We can see this clearly in the work of Daniel Quiles, who creates beautiful artwork for musicians working in these genres. His style is highly original and his designs are very striking. He has an enormous talent for capturing the spirit of his subject matter while simultaneously creating a unique and memorable visual style.

+Daniel Quiles on Behance

In particular, he has created some amazing work for the group Floating Points. The album covers Daniel has created for them are works of art in their own right. The triptych shown above contains many of the key elements that make his work so distinctive: bold colours; geometric shapes; complex patterns and a sense of movement or flow. Each element contributes to the overall aesthetic he is aiming to create in each piece, but they also have their own life and energy outside this context too.”

Using image to attract buyers is a classic marketing tool that you can use for your own artwork. Adding a portrait or painting of somebody that looks good on the album cover is an effective way to draw attention to it and make the public want to buy it.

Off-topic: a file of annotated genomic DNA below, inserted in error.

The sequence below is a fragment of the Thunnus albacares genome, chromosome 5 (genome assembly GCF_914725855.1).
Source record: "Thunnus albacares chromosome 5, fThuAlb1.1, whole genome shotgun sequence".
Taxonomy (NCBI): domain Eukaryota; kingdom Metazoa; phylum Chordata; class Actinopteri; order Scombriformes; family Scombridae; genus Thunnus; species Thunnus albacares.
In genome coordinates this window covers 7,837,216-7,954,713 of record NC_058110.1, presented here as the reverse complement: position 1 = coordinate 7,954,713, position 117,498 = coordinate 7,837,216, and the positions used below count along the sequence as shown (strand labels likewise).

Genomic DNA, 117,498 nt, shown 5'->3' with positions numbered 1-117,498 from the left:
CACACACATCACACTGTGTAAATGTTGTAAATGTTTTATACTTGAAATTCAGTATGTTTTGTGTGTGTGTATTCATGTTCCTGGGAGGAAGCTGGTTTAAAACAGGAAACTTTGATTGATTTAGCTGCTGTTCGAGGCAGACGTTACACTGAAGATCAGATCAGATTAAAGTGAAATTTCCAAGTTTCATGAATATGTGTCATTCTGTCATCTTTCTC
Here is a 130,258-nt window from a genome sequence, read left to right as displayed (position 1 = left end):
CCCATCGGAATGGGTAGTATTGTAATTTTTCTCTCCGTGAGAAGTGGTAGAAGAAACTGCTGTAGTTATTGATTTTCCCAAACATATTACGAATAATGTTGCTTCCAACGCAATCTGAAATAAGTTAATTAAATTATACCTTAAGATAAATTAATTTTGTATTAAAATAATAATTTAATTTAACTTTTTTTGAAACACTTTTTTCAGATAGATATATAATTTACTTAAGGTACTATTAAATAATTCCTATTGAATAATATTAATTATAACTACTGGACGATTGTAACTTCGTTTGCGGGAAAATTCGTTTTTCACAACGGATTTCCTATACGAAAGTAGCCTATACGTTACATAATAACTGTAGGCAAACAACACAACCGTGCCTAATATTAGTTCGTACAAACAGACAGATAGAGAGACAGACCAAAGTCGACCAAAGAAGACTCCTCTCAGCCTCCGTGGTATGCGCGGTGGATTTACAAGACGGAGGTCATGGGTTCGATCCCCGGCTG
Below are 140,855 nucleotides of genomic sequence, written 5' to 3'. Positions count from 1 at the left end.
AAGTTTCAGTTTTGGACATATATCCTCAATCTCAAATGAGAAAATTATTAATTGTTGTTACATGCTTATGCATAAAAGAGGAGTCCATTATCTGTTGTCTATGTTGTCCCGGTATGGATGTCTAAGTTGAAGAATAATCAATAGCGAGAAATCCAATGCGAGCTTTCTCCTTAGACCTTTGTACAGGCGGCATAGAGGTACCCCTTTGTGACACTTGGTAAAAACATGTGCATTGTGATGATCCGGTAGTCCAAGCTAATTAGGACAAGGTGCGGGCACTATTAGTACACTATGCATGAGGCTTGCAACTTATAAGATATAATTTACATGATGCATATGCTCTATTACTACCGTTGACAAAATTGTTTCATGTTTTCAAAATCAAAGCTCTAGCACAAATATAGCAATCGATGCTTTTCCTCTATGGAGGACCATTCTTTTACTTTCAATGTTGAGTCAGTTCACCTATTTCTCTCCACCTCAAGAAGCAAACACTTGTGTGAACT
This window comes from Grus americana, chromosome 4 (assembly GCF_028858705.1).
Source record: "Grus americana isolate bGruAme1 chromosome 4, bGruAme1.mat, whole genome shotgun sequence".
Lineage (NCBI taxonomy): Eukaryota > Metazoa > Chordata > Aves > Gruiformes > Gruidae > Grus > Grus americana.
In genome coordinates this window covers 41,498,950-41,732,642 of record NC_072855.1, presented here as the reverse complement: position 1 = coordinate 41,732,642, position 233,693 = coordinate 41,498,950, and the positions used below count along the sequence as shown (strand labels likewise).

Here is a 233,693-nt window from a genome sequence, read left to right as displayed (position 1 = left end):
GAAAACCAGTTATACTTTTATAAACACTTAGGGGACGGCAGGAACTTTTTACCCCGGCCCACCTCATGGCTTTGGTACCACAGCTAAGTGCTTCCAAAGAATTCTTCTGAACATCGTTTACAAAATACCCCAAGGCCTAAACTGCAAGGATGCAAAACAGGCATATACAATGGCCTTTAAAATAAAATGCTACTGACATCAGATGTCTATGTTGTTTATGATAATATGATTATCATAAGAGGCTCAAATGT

The images that you select should be representative of the music on the album. You want people to get a sense of what they are buying, so they can feel like they are getting their money’s worth. A picture of a beautiful woman will not help sell an album of polka music. Likewise, a picture of a cute band member might help sell an album, but then again it might not. A picture of a group of people would probably be better at selling an album than just one person. The more images on the cover, the more interest you will hold for the potential buyer.

If you are using images from previous works, make sure that they are not too similar and that they are one of your best works. You do not want your potential customers feeling like they have seen this before, or feeling like they cannot tell which one is supposed to be on the cover because everything looks alike.

3. A big part of the appeal of the album covers is that they have a more innocent time feel to them. The album covers that were designed for album covers of the 1950s, were done so in an era when there was still a sense of innocence about the country. The album covers of the 1960s and 1970s are from an era when Americans were fighting in Vietnam and some were protesting against the war that was being fought.

Towards the end of this decade, albums reflected a growing pessimism about America and what it had become. There was no longer an innocence about America and the world at large. The optimism present during World War II had all but disappeared by this point in history, and there was a greater sense of disillusionment with society as a whole.

The 1960s and 1970s saw many album covers that reflected popular culture’s rebellion against authority, as well as a growing understanding among Americans that American imperialism wasn’t all it was cracked up to be.